Charles Bradlaugh was born on 26 September 1833 in Hoxton, London, the eldest of the seven children of a poor solicitor’s clerk, and he received only an elementary education. Though brought up in the Church of England, he came to doubt the doctrines of Christianity. Pressure to conform drove him from home in 1850 and he sought lodgings at the Warner Street Temperance Hall with Elizabeth Sharples, widow of Richard Carlile, the freethinking publisher who had died in 1843. Here he began his career as a freethought lecturer, but soon took the Queen’s shilling and was sent with the 7th Dragoon Guards to Ireland, an experience that deeply affected his political outlook.
On return to civilian life in 1852, he worked as a solicitor’s clerk and soon became an expert in the law. At the same time, his reputation as a freethought lecturer grew under the pseudonym Iconoclast. His enormous energy and ability as a platform orator were quickly recognised by the secularist movement and he was invited to co-edit a new paper, the National Reformer, with which his name was to be associated for the rest of his life, as editor between 1860-64 and 1866-90, and as owner from 1862. In 1866 he formed the National Secular Society with himself as President, a post he was to hold every year, except 1871-74, until 1890.
He was also recognised as a rising star in radical and republican circles and he took a leading part on the executive of the Reform League (1865-67). Though always opposed to violence, he warmly supported the Fenians and helped draft their manifesto in 1867. In the early 1870s he emerged as a leading critic of the monarchy and aristocracy, publishing his two most successful lectures, The Land, the People and the Coming Struggle (1871) and The Impeachment of the House of Brunswick (1872), and founding the National Republican League in 1873.
Despite this extremism, he thought of himself as a supporter of William Gladstone and sought to enter Parliament as a Radical Liberal. In 1868 and twice in 1874, he contested a parliamentary seat at Northampton but without local party support he was unsuccessful. His political reputation was not helped when, in 1877, in association with Mrs Annie Besant, he republished a pamphlet on birth control entitled The Fruits of Philosophy, for which he was prosecuted on grounds of obscenity. This trial, which Bradlaugh lost but escaped penalty on a technicality, brought great support to the National Secular Society but determined many good nonconformist Liberals not to accept a man who personified blasphemy, sedition and obscenity.
Nevertheless, disorganisation in the Northampton constituency party and a realisation that, although Bradlaugh could not win, he could split the vote and prevent the Liberals from winning, gained him an official nomination in 1880, and he was returned as the junior of the two members for Northampton. On entering the Commons, he asked to be allowed to make an affirmation instead of the oath on the grounds of unbelief. When a Select Committee ruled against this, Bradlaugh offered to take the oath, but permission was refused. Despite support for Bradlaugh from Gladstone’s government, an Affirmations Bill was defeated by three votes in 1883, and the opposition was able to disrupt government business and thwart Bradlaugh’s attempts to take his seat for five years, despite four appearances to plead his case at the Bar of the House and successful re-elections for Northampton in 1881, 1882, 1884 and 1885. Attempts to disqualify him by convicting him for blasphemy failed, and prosecutions aimed at bankrupting him were resisted as he defended himself in several cases against the best legal brains in the country. Bradlaugh came to symbolise the people against Parliament and the Bradlaugh case was an acute embarrassment to Gladstone’s ministry. Yet when he was finally accepted by the Speaker in 1886 he settled down to become an outstanding backbencher, a master of parliamentary procedure and a champion of individualistic Liberalism against the mounting tide of socialism. He was accorded the honour of becoming recognised as the unofficial backbench spokesman on Indian affairs, and in December 1889 was invited to the Indian National Congress in Bombay.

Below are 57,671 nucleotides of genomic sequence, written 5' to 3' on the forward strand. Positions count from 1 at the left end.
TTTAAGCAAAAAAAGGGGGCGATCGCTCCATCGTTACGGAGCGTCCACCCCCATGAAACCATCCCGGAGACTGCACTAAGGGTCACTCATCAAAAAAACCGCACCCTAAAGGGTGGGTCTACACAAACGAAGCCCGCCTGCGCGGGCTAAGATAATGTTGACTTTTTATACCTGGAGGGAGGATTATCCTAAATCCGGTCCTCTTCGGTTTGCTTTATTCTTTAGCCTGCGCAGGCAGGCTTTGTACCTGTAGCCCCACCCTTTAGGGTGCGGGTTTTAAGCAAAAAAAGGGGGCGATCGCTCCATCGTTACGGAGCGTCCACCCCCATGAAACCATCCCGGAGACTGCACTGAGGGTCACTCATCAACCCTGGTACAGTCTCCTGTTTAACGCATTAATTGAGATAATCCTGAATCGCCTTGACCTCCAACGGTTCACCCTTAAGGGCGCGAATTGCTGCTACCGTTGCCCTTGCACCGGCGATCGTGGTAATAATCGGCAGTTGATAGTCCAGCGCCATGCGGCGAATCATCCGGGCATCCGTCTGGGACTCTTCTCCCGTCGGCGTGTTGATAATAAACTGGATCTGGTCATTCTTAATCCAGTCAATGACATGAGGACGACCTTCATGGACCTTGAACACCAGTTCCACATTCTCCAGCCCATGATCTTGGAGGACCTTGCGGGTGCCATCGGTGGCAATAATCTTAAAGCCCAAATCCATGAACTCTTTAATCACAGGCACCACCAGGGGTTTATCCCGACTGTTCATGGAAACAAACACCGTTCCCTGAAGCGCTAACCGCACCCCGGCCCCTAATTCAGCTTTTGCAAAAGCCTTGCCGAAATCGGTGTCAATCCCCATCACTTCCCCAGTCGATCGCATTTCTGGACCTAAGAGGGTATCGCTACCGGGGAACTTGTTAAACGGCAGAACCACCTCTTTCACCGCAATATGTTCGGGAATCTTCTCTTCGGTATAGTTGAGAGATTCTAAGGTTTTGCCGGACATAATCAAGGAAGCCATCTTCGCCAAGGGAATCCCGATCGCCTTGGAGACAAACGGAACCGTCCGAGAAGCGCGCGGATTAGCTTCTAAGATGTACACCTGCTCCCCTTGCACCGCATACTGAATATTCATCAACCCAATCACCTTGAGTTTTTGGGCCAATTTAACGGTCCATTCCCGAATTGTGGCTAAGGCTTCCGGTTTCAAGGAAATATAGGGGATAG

Bradlaugh was one of the finest popular orators of his generation, and also a great believer in the power of the law. He insisted in all his campaigns that the law must be upheld and he tried to prevent the holding of the rally in Trafalgar Square in November 1887 which led to Bloody Sunday and the deaths of two men. But he had scarcely begun to use his great powers in the service of the House of Commons and the Liberal Party when his health collapsed, and on 30 January 1891 he died at his home in London of Bright’s disease. He was buried at the Brookwood Necropolis, Woking.
Bradlaugh married Susannah Lamb Hooper in 1855. She bore him a son and two daughters but later suffered from alcoholism. The marriage broke up in 1870 and Mrs Bradlaugh died in 1877. Of the three children, only one survived her father, the younger daughter, Hypatia, who embodied his spirit and courage, and continued as an active worker and speaker in the Liberal cause for the next forty years.
A good modern biography using Bradlaugh’s private papers has been written by David Tribe, President Charles Bradlaugh, MP (Elek Books, 1971). This is a useful corrective to the filial record of his life by Hypatia Bradlaugh Bonner, which appears in J. M. Robertson, Charles Bradlaugh: A record of his life and work by his daughter, with an account of his parliamentary struggle, politics and teachings (2 vols, T. Fisher Unwin, 1898).
Edward Royle was a Reader in History at the University of York, at the time of writing this piece. He has published several books on aspects of religion, freethought and radical politics in nineteenth century Britain, as well as a general survey, Modern Britain: A Social History 1750-1997 (2nd ed., 1997).